Deep Integration

Report
Deep Integration:
Free trade agreements heterogeneity and its
impact on bilateral trade
Séminaire DIAL
Jaime Ahcar Olmos
Under the supervision of :
Jean-Marc Siroën
PSL Université Paris-Dauphine
Laboratoire LEDa-DIAL
24 avril, 2014
Contents
1) Introduction
2) Methodology and Data
3) Results
4) Conclusions
5) References
1
Introduction
• International trade economists have apparently
successfully dealt with the question : does free
trade agreements increase trade flows?
Rose (2004), Baier & Bergstrand (2007), Martinez et al. (2009)
• This has been done neglecting thorny issues like
heterogeneity and the concept of deep
integration.
2
Introduction : Questions
• So we now try to answer new questions :
• Are all free trade agreements equal? What
happens if not ?
• Does a deeper free trade agreement really
increase trade more than a shallow agreement ?
• What would be a good indicator of deep
integration like ?
• Are other provisions related to trade but out of
the traditional WTO framework of negotiation
really important to expand trade ?
3
Introduction : Importance
• Preferential Trade Agreements PTA
heterogeneity little explored
• Indicators of heterogeneity
• Implications for the interpretation of PTA
coefficients
• Implications for our understanding of the limits
of trade liberalization
4
Literature review
• Bourgeois, Dawar & Evnenett (2007). A Comparative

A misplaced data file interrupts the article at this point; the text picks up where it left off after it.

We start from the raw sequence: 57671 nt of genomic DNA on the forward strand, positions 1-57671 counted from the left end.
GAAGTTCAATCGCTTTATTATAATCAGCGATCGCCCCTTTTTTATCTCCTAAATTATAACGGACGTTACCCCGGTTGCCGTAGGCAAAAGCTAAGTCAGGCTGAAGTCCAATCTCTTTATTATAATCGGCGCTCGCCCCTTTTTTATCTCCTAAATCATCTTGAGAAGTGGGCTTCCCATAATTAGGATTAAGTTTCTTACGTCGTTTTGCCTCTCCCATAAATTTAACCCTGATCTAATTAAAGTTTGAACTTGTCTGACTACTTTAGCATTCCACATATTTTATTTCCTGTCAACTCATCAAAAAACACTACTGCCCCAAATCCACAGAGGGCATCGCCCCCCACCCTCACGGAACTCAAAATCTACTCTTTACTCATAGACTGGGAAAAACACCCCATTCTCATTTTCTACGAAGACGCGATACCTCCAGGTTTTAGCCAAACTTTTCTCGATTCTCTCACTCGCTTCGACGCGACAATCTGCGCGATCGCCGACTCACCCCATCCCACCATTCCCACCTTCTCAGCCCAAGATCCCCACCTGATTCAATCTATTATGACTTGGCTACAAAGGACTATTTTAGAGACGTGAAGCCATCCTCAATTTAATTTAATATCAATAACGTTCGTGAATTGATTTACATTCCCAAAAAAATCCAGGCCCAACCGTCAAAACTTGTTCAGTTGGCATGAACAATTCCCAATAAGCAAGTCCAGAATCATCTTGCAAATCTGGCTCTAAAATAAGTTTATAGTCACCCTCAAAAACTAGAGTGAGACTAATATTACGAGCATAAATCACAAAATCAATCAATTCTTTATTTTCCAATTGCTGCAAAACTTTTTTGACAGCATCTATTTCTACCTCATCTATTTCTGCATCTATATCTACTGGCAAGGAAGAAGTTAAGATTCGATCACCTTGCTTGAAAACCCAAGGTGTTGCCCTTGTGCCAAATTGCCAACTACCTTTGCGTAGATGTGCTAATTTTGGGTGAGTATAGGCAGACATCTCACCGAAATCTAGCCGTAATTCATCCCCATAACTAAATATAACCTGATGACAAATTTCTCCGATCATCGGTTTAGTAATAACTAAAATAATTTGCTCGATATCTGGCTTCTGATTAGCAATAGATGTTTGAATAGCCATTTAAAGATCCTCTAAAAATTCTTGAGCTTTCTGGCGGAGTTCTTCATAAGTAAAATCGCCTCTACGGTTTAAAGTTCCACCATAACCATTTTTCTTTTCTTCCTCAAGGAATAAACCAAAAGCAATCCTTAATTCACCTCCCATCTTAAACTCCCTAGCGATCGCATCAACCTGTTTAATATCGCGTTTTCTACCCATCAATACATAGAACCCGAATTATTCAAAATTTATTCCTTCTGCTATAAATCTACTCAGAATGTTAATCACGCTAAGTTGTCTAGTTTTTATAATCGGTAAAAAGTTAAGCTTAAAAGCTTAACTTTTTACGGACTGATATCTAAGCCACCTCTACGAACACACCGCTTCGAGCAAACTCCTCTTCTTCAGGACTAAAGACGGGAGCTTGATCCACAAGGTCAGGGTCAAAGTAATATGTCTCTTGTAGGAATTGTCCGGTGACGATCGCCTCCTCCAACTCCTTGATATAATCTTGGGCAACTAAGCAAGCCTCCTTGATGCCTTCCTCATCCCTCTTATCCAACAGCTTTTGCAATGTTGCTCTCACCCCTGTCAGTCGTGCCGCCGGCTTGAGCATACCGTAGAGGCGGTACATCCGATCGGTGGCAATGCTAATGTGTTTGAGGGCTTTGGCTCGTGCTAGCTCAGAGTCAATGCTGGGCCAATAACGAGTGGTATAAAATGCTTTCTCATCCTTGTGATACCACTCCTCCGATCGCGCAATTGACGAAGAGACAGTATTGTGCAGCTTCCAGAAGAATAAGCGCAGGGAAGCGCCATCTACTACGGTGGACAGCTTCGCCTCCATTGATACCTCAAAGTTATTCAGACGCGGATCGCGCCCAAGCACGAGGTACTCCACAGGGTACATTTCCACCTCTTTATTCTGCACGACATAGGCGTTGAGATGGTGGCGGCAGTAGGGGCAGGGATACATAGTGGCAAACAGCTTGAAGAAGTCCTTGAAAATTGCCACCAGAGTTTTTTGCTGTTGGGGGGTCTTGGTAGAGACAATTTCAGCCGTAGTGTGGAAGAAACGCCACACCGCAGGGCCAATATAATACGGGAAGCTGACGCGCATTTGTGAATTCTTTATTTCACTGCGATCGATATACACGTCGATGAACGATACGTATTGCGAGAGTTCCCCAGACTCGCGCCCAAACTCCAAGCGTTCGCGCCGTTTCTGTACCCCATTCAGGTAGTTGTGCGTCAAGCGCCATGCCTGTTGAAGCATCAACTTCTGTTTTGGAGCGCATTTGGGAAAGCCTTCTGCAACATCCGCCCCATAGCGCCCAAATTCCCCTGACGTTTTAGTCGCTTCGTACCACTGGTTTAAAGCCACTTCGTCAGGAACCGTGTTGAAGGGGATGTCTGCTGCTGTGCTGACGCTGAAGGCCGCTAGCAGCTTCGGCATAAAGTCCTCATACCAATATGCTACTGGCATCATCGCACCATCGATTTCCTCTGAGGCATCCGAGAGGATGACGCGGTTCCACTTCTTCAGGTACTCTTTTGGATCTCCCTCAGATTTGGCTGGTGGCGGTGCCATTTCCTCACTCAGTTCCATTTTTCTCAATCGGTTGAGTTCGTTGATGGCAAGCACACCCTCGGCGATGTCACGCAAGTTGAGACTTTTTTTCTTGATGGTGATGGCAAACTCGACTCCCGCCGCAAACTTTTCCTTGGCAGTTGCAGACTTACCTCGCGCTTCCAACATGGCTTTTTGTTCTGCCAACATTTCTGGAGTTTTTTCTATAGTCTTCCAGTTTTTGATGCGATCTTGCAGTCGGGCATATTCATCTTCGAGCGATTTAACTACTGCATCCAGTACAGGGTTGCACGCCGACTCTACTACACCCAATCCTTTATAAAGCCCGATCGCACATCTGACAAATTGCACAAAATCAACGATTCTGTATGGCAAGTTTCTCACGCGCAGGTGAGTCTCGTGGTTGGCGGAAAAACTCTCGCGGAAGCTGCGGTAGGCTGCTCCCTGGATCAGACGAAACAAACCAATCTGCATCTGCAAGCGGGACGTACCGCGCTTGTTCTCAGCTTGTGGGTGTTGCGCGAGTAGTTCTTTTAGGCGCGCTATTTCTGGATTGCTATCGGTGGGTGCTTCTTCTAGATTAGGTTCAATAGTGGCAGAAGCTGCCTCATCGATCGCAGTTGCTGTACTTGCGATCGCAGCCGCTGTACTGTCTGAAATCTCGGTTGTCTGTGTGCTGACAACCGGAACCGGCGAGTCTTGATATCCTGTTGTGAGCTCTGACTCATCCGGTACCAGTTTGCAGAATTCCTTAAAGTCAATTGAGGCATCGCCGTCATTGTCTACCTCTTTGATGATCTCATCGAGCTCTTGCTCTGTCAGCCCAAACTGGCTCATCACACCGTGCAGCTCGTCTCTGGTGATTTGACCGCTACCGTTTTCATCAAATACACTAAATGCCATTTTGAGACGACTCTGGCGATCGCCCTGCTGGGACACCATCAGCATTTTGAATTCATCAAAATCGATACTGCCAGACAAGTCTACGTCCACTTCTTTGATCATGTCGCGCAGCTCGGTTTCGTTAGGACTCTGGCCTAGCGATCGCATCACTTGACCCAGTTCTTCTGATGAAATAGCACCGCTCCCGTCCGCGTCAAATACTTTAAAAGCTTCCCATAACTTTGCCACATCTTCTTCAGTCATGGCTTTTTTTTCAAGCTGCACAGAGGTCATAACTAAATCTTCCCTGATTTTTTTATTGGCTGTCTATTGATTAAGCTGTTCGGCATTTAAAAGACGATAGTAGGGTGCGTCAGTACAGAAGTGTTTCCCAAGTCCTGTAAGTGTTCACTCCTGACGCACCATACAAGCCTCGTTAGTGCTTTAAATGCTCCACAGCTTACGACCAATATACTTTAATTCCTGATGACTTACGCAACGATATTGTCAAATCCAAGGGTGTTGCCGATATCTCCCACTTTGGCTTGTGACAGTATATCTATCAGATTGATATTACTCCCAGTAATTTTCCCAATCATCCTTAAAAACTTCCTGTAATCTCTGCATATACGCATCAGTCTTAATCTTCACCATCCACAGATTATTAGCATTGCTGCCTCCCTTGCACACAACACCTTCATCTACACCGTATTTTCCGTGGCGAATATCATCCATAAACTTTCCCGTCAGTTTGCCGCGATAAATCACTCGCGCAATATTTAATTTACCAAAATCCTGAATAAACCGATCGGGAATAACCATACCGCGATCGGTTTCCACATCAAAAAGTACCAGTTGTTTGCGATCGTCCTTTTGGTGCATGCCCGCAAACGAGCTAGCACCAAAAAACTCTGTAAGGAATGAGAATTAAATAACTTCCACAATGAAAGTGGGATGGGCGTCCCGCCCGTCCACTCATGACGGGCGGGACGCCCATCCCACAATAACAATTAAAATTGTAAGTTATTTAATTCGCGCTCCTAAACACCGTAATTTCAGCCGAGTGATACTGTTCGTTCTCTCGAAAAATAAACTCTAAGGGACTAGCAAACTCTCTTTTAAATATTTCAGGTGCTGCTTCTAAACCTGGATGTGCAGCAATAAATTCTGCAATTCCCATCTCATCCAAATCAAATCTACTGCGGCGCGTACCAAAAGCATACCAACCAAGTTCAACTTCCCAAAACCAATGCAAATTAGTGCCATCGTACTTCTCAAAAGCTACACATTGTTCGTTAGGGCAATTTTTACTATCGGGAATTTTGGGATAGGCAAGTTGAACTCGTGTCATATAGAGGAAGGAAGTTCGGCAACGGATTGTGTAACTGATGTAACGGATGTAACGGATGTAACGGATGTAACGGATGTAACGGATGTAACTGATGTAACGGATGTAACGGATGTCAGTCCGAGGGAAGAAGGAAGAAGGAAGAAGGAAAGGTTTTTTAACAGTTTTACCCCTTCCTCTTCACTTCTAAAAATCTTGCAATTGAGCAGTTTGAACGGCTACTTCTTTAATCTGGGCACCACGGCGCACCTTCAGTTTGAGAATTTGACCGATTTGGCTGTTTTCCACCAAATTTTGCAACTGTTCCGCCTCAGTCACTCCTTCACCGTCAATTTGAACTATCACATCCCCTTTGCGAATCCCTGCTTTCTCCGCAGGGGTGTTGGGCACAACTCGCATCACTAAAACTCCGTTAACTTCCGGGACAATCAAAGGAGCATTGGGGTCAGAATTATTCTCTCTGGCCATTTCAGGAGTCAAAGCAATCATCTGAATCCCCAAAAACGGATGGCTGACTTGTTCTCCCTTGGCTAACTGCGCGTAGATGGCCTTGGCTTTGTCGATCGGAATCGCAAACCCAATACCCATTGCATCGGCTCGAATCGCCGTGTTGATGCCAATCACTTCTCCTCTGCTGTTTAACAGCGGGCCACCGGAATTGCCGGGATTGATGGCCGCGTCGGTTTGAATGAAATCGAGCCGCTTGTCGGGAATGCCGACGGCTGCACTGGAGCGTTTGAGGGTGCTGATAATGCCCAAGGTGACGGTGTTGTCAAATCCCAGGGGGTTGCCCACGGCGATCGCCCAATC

Analysis of Selected Provisions in Free Trade
Agreements.
• Magee (2008) controlled for some levels of trade
integration.
• Vicard (2009) on the depth of the agreements found
that their trade creation effect does not statistically
differ according to the depth of the RTA.
• Vicard, V (2011) By using interactions terms found that
large, similar and close countriesn benefit more from
RTA. This approach doesn’t care about their dose or
their design.
5
Literature Review
• Horn, Mavroidis & Sapir (2010) and nontraditional WTO provisions in the analysis and
explored legal enforcement effects, but
ramained on the descriptive approach.
• Orefice & Rocha (2013) carried out empirical
analysis from Horn et al. observarions and
found positive evidence.
• Dür, Baccini & Elsig (2014) enlarged the
database and introduced latent trade analysis.
6
Database
• Two different classification of agreements
databases:
1) WTO (2011) Research division for the World Trade Report
2) Design of Trade Agreements DESTA-WTI (2014)
Then, we introduce this information in our gravity
model unbalanced panel data set which
encompasses 153 countries and 613.030 bilateral
trade flows from 1980 to 2012.
7
Databases and methodology :
• Following (Horn et al. 2010) approach:
• 1) WTO+ provisions: topics under the
competence of the WTO agreements.
• 2) WTO-X provisions: topics outside the current
mandate of the WTO.”
• This database is exploited by Orefice & Roche
(2013)
• Their regressions account for 66 PTA from 1980–
2007. We include in our calculations 103 PTA
including agreements for Peru & Colombia from
1980-2012.
8
Database variables
WTO+ Policy Areas Negociated in PTAs
Anti-dumping